For two years, Daly taught at Howard University in Washington, DC. However, she received a grant from the American Cancer Society to support her postdoctoral research, joining Alfred E. Mirsky, a pioneer in molecular biology, at the Rockefeller Institute in New York. At Rockefeller, she studied cell nuclei and their contents. Before Watson and Crick, and Franklin had discovered the structure of DNA in 1953, and before Hershey and Chase confirmed its role as the carrier of genetic information in 1952.
In 1960, she became an assistant professor at the Albert Einstein College of Medicine at Yeshiva University. In 1971, Daly was promoted to associate professor of Biochemistry. There she published journals in Circulation Research, Lipid Research, and the American Journal of Physiology.
Photo Credit: Ebony Magazine online
Daly researched how compounds produced in the body affect and participate in indigestion. Her dissertation was titled “A Study of the Products Formed by the Action of Pancreatic Amylase on Corn Starch.” She received her doctoral degree in 1947, only three years after enrolling in the program.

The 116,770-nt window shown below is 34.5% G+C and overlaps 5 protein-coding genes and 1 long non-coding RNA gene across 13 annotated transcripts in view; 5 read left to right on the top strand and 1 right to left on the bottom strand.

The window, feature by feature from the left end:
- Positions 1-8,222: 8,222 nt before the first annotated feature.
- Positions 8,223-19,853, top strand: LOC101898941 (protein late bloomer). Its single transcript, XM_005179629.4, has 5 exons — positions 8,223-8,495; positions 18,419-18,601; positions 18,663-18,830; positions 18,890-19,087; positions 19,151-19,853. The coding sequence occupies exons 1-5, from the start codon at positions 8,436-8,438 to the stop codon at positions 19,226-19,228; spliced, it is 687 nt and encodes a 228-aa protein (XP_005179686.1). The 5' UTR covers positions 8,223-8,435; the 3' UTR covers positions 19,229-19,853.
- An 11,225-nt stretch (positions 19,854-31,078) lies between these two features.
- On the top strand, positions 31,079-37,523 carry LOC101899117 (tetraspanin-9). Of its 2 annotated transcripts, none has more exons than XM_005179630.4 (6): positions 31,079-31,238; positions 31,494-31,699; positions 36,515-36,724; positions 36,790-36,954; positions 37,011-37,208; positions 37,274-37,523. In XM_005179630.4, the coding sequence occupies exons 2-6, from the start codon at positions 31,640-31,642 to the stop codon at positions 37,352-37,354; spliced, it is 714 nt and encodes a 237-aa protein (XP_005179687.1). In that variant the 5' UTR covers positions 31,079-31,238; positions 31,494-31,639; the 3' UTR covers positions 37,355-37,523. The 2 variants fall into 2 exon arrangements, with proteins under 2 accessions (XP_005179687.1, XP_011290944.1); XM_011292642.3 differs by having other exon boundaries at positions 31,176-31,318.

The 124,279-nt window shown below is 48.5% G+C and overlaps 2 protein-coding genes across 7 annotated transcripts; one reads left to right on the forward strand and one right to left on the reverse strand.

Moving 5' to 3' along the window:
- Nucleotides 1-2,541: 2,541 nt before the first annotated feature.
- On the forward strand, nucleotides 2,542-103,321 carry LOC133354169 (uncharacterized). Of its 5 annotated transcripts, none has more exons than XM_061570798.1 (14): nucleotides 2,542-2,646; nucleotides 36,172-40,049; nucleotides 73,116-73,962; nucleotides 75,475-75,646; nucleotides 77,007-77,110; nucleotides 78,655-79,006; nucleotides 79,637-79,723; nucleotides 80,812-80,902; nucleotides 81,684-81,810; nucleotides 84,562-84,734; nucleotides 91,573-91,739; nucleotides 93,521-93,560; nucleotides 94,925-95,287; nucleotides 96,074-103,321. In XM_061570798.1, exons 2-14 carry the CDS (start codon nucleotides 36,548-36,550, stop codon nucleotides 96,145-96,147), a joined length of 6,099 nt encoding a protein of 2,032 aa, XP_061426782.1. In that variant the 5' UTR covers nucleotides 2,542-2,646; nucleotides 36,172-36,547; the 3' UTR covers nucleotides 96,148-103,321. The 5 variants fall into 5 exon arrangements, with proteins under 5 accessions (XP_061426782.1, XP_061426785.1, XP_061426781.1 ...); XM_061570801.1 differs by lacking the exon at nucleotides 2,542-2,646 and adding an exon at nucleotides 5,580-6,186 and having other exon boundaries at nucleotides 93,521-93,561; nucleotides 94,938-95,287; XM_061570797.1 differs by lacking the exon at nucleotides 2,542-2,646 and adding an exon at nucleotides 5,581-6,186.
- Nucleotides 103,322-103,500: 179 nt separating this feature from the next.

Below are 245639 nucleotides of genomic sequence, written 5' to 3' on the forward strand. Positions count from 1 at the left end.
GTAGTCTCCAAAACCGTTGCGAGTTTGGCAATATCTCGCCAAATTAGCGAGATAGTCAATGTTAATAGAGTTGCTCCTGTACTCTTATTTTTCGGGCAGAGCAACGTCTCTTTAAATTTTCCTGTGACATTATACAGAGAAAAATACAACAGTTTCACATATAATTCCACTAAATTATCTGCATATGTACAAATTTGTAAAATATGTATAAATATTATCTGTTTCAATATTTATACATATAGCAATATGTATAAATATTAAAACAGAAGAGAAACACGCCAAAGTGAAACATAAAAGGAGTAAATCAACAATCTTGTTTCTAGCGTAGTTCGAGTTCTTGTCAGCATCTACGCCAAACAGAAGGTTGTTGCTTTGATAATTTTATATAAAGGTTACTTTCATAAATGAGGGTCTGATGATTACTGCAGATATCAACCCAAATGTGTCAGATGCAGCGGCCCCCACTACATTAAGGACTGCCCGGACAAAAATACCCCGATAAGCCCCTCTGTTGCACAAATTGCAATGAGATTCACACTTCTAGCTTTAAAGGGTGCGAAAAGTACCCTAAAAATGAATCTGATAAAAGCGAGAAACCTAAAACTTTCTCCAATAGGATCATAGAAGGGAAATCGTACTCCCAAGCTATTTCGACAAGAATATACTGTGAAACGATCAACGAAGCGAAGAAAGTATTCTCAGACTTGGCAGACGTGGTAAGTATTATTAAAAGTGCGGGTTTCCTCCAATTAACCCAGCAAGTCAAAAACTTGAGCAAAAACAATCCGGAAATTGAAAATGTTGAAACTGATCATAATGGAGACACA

She worked on the composition and metabolism of components of the cell nucleus, among other studies for seven years. Then Daly took a new position teaching biochemistry at the College of Physicians and Surgeons of Columbia University. In 1960 she became a professor at the Albert Einstein College of Medicine. During her time there, she worked in the research laboratory of Dr. Quentin B. Deming. Her research efforts focused on the crucial relationship between cholesterol and heart attacks. Daly and Deming published three peer-reviewed papers during their research collaboration in the Journal of Experimental Medicine, the Journal of Clinical Investigation, and the Journal of Laboratory and Clinical Medicine.
She also studied the effects of sugar on arteries and cigarette smoking on lung tissue. Daly established a scholarship fund for black students who are studying physics or chemistry at Queens College in 1988. Upon her retirement Daly and her husband, Vincent Clark, whom she married in 1961.
Marie Maynard Daly Clark died on October 28, 2003. In 2016, the Founding Principal of the new elementary school P.S.360Q, Mr. R. Emmanuel-Cooke, announced that the school would be named “The Dr. Marie M. Daly Academy of Excellence” in honor of the Queens resident.
Memberships: American Chemical Society; American Society of Biological Chemists; Ameri can Heart Association; Harvéy Society; National Association for the Advancement of Colored People; National Association of Negro Business and Professional Women; New York Academy of Sciences Board of Governors.
Awards: Phi Beta Kappa; Sigma Xi; Queens College Scholar; fellow, American Association for the Advancement of Science; American Heart Association.
Daly Scholarship is to be awarded to a student majoring in the physical sciences. Preference is given to candidates with a demonstrated interest in issues related to minorities in science or African American studies or history, as measured by the applicant’s activities, academic concentration(s) or letters of recommendation. This is a merit-based scholarship.